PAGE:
Oolong tea has recently gained fame as a weight loss supplement, but today I am going to focus on some lesser known studies about oolong tea. Oolong tea may inhibit the bacteria commonly associated with dental cavities, Streptococcus mutans. In a cell study published early last year, black, oolong and green tea were all compared for their ability to inhibit Streptococcus mutans. Oolong tea demonstrated the greatest inhibitory effects on this bacteria. A 1999 cell study suggested that a particular polyphenol of oolong tea (OTF6) may inhibit the bacteria's ability to adhere to the tooth surface. A rat study has also supported these findings. This is far from definitive proof and certainly lacking human studies at this time; however, I'm quite content to have my mouth coated with this delicious tea this morning, believing there might be some additional health benefit to be gleaned.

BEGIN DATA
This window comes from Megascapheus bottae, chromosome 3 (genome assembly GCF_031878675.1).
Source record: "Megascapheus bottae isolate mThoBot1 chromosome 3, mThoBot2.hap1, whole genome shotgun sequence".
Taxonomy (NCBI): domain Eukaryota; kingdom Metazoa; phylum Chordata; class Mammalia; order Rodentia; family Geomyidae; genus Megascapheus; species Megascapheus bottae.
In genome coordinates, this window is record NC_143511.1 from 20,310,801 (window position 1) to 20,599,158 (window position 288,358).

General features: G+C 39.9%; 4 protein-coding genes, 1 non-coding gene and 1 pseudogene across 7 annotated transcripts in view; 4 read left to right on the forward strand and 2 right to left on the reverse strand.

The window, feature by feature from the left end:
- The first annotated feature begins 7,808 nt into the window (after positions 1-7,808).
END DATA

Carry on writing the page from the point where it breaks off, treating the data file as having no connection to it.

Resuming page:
Oolong tea does contain caffeine, and several medications interact with caffeine. In many cases, a cup or two of tea every now and again will not cause harm. On average, it has about a 1/3 of the caffeine quantity as coffee, depending on how it is brewed. If you plan to ingest larger quantities and take prescribed medications, check with your pharmacist first and read the directions she or he provides.